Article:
Promoting Professional Development and Best Practice in EE
Fundraising for Conservation Projects
Date and Time:
Thursday, September 22, 2022, 11:30am to Friday, September 22, 2023, 11:30am
Friday, September 16, 2022, 4:00pm
Why Is Fundraising Important In Your Career?
To have an impact as a conservationist, you need fundraising skills in order to turn your ideas into reality.
In a sector dominated by charities, the majority of conservation projects are funded by donors. These can include large grants secured from governments and foundations to smaller donations via public campaigns, appeals, events and membership drives.
The more skilled you are as a fundraiser, the more money you’ll secure, and the more conservation you’ll get done. But few professional and aspiring conservationists have any formal training in fundraising.
If you want to succeed as a professional conservationist, you need fundraising skills.
Introducing | Fundraising for Conservation Projects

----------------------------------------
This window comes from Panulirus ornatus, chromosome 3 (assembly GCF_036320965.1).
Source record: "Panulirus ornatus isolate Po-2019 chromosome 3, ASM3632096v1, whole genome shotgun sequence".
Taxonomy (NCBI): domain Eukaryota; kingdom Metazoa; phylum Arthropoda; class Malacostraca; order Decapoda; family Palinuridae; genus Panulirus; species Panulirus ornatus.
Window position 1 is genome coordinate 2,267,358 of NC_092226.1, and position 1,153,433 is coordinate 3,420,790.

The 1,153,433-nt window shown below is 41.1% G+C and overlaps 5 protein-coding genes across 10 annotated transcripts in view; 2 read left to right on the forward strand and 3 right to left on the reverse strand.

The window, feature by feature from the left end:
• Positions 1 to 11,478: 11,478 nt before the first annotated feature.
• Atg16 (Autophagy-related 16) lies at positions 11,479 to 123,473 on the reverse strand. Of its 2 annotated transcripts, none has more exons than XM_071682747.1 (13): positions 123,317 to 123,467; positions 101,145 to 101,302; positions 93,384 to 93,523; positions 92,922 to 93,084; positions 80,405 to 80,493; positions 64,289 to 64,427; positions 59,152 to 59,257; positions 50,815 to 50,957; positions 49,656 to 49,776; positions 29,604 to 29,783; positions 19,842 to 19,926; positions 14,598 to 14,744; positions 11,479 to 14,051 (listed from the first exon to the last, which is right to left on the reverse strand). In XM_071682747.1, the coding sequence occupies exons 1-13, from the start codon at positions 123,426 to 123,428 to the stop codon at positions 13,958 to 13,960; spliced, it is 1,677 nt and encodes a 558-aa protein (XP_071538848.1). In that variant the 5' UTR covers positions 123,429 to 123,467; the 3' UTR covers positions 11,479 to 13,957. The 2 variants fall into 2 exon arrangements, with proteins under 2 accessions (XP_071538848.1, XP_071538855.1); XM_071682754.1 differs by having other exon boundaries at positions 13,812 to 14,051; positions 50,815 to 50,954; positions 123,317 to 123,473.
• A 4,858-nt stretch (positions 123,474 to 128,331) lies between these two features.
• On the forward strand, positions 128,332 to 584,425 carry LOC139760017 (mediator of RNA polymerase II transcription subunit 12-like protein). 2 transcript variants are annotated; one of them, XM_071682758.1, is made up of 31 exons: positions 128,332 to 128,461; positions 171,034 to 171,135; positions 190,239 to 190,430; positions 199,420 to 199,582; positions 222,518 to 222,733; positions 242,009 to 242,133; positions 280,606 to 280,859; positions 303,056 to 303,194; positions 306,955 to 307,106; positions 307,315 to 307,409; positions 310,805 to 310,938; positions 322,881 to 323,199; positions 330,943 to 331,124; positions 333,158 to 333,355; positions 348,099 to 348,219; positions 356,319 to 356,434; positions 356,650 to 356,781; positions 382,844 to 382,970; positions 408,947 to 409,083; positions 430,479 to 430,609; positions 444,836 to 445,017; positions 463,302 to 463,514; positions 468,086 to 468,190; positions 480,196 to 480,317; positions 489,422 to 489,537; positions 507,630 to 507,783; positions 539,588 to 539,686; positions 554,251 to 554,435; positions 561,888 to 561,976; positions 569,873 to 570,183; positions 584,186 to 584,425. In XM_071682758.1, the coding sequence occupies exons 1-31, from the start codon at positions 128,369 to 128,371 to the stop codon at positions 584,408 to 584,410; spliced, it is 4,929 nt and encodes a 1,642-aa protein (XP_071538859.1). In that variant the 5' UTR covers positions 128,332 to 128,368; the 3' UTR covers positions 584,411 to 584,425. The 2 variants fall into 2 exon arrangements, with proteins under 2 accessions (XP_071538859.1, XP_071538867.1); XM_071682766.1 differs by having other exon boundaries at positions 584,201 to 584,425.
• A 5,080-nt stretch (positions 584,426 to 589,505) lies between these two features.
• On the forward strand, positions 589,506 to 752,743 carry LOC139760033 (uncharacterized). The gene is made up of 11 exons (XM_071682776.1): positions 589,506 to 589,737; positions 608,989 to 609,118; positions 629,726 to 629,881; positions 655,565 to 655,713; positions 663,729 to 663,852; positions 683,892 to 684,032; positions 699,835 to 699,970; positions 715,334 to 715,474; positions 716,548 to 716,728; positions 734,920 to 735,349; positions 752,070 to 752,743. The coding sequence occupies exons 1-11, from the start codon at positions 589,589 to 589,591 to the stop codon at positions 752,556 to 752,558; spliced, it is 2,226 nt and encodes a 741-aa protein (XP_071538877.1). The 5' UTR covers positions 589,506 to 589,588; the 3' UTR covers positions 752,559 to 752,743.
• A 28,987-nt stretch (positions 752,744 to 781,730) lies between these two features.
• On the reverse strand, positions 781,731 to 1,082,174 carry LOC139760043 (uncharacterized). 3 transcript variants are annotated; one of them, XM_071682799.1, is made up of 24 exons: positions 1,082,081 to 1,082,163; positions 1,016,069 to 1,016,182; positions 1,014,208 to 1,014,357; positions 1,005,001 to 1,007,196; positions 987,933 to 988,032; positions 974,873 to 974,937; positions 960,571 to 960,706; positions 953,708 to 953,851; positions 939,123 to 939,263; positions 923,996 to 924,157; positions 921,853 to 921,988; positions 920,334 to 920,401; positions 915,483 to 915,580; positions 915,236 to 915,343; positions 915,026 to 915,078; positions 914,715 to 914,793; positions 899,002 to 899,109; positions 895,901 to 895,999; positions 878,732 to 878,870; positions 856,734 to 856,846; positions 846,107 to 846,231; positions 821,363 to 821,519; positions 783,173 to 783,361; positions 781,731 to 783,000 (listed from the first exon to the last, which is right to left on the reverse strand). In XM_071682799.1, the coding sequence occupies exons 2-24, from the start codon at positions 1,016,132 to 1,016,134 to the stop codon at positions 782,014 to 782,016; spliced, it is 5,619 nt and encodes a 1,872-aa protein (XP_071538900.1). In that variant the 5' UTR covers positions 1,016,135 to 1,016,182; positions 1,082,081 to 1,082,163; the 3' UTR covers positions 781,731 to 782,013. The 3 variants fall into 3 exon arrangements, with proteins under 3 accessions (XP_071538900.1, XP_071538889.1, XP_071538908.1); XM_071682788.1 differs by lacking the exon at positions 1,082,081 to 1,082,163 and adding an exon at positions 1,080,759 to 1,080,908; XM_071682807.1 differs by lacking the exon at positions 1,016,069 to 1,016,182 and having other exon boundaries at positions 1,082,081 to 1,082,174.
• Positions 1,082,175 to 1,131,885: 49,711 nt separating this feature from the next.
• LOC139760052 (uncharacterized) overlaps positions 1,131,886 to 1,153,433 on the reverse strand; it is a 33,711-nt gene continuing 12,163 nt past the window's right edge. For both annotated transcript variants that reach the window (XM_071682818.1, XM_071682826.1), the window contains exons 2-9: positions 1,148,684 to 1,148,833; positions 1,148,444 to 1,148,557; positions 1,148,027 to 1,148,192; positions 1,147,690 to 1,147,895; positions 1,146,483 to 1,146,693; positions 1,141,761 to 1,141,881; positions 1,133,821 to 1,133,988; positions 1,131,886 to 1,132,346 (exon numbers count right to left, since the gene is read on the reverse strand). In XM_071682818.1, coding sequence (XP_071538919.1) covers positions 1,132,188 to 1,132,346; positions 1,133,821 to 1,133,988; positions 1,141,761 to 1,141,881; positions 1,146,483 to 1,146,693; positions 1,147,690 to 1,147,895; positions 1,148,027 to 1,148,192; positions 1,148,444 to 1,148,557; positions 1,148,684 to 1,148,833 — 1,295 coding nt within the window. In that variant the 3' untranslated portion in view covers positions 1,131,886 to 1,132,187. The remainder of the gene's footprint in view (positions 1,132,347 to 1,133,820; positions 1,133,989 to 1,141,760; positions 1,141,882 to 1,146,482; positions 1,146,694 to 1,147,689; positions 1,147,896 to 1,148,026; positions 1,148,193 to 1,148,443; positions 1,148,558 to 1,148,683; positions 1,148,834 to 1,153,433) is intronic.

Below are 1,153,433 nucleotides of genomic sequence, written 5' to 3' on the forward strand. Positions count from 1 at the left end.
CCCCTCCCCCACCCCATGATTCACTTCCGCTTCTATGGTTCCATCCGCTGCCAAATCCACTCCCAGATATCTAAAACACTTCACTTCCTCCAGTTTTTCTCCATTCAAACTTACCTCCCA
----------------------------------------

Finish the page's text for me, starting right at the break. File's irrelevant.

This is an online training programme brought to you by the team at Conservation Careers and is taught by multi-award-winning conservationist, and CEO of Elephants for Africa, Dr Kate Evans.
During the training you’ll learn, how to:
- Match your project to the right funder
- Write a funding application for a medium-sized conservation grant
- Use Logical Frameworks in grant writing
- Budget and report on finances secured
- Diversify your income streams
- Build and maintain good donor relationships
- Develop a fundraising strategy
After completing this training you’ll understand how to search for, apply for and secure more funding for your conservation projects. Making you more employable and impactful as an aspiring or professional conservationist.
How to Register:
The cost for the programme is $395, including the training and support community for a full year.
However, you can join the first cohort for just $265. That’s 33% off until Friday, 16th September 2022 when enrollment closes.
The programme comes with a 14-day 100% money-back guarantee. No questions asked.
Dr Nick Askew